(Sidenote: this isn’t a post about religion. This post is about the importance of something being “bigger than ourselves”. When I get into it, you will finally figure out where I was going with everything.)
One faithful day at work, I was on “hall way duty” (making sure the kids went to class and not played around all morning). A student known more for her maddening behavior than using common sense came through the hallway. As she lumbered down the hallway (she is obese…I apologize), she seemed to have an attitude. My fellow teacher tried to talk to her about her attitude to no avail.
At some point, the conversation made it to the proposition of “making sure one pray every day” for whatever particular reason. The student noted that “I don’t pray because nothing ever happens”. She scoffed at the idea while the other teacher smiled and shook her head. My fellow teacher knew better, so she just let the comment be where it was.
At that moment, I laughed. I didn’t find it hilarious because of the lack of religious context within the young person’s life. I laughed because she doesn’t understand the main concept of prayer.
Why Prayer is Important
We all know that religion can play a big part in the remnants of a praying person. The psychotherapist Michael J. Formica noted this about prayer (within its own limitations):
As a practice, prayer is the setting of an intention; it is not a plea, but a resolution, and that resolution takes many forms. Whatever that form, the psychology that underlies prayer issues forth from two fairly distinct perspectives. On the one hand, God, or the object of prayer, may be represented as an external construct of the ego, or something “out there”. On the other, God may be represented as an interior archetype, or something “in here”. 
When people pray, they are either praying “outside of themselves” or “within themselves”. It all depends on one’s religious/spiritual reliefs because certain belief systems may require different prayer approaches . Yet, they all fall back into looking at one respective practice as having some seen power: prayer.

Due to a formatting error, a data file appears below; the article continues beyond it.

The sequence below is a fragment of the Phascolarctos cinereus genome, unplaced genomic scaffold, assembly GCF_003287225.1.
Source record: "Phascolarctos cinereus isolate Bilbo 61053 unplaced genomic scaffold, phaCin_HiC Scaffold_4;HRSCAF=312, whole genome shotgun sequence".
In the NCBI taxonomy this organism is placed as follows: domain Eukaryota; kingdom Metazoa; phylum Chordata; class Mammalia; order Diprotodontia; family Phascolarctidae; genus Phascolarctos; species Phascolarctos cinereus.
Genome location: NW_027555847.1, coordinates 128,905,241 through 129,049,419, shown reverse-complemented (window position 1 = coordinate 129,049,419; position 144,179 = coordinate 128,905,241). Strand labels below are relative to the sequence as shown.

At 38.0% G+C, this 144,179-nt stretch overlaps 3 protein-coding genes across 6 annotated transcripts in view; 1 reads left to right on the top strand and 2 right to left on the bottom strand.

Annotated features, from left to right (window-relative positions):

Even if prayer doesn’t “change things”, they can sometimes have the power to “change you” or even “change how you feel”.
How Powerful Prayer Can Truly Be
Although there are studies that show prayer as being “ineffective”, there are also studies that show prayer as being a worthwhile force of peace and healing. One study held in Mozambique noted the healing effects of prayer on the “sick and shut in” . Although the sample was small, the results were heavily consistent and powerful (making the results worthwhile). There have even been studies that show how prayer reduces anger and pushes for reappraisal . However one wants to toss it up, it all will fall down as prayer being an effective means to making some people’s lives better.
Let us take it further, though: prayer is just a pure recognition that one would acquire assistance from outside/inside forces to make life a little better (at least). It doesn’t matter if one believes in Elohim, Karma, or the Flying Spaghetti Monster (Pastafarian), prayer will always be seen as that effective practice of reaching out for forces that have more power and promise that we may have within ourselves. However, prayer can even help focus on the being within to help harness the power that you already possess to do the things you need to do (call it a form of meditation). Therefore, regardless of any personal beliefs, prayer can honestly “work”.
So, if you feel the need to pray then just pray. Pray outside of yourself. Pray within your own personal universe. Pray like the Pastafarians. It doesn’t matter. Prayer is done because prayer is meaningful. No matter the belief or relation, prayer can be some powerful stuff.
‘Nuff Said and ‘Nuff Respect!!!